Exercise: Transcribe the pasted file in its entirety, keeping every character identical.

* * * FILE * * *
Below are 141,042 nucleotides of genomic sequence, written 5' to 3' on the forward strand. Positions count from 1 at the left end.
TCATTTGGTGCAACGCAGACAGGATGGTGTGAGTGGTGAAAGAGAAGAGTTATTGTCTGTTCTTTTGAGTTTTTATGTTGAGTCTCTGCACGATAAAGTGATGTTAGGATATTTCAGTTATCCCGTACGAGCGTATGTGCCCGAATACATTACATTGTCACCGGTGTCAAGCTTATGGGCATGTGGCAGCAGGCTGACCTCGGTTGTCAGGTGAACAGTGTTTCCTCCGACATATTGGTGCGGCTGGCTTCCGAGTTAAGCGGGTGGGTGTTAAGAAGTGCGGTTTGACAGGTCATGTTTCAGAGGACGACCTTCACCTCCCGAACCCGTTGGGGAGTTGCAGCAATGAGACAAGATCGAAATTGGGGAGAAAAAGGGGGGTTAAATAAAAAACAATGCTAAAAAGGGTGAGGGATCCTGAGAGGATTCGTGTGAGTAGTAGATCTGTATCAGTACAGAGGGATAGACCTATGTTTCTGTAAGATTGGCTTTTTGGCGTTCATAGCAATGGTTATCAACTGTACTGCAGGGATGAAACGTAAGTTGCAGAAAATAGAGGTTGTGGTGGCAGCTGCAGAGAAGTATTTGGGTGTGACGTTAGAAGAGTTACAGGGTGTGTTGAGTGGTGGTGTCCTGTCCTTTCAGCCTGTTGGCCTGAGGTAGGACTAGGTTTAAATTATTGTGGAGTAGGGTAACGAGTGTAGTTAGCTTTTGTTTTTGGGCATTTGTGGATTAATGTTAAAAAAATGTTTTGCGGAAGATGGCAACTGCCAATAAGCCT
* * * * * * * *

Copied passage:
Below are 141,042 nucleotides of genomic sequence, written 5' to 3' on the forward strand. Positions count from 1 at the left end.
TCATTTGGTGCAACGCAGACAGGATGGTGTGAGTGGTGAAAGAGAAGAGTTATTGTCTGTTCTTTTGAGTTTTTATGTTGAGTCTCTGCACGATAAAGTGATGTTAGGATATTTCAGTTATCCCGTACGAGCGTATGTGCCCGAATACATTACATTGTCACCGGTGTCAAGCTTATGGGCATGTGGCAGCAGGCTGACCTCGGTTGTCAGGTGAACAGTGTTTCCTCCGACATATTGGTGCGGCTGGCTTCCGAGTTAAGCGGGTGGGTGTTAAGAAGTGCGGTTTGACAGGTCATGTTTCAGAGGACGACCTTCACCTCCCGAACCCGTTGGGGAGTTGCAGCAATGAGACAAGATCGAAATTGGGGAGAAAAAGGGGGGTTAAATAAAAAACAATGCTAAAAAGGGTGAGGGATCCTGAGAGGATTCGTGTGAGTAGTAGATCTGTATCAGTACAGAGGGATAGACCTATGTTTCTGTAAGATTGGCTTTTTGGCGTTCATAGCAATGGTTATCAACTGTACTGCAGGGATGAAACGTAAGTTGCAGAAAATAGAGGTTGTGGTGGCAGCTGCAGAGAAGTATTTGGGTGTGACGTTAGAAGAGTTACAGGGTGTGTTGAGTGGTGGTGTCCTGTCCTTTCAGCCTGTTGGCCTGAGGTAGGACTAGGTTTAAATTATTGTGGAGTAGGGTAACGAGTGTAGTTAGCTTTTGTTTTTGGGCATTTGTGGATTAATGTTAAAAAAATGTTTTGCGGAAGATGGCAACTGCCAATAAGCCT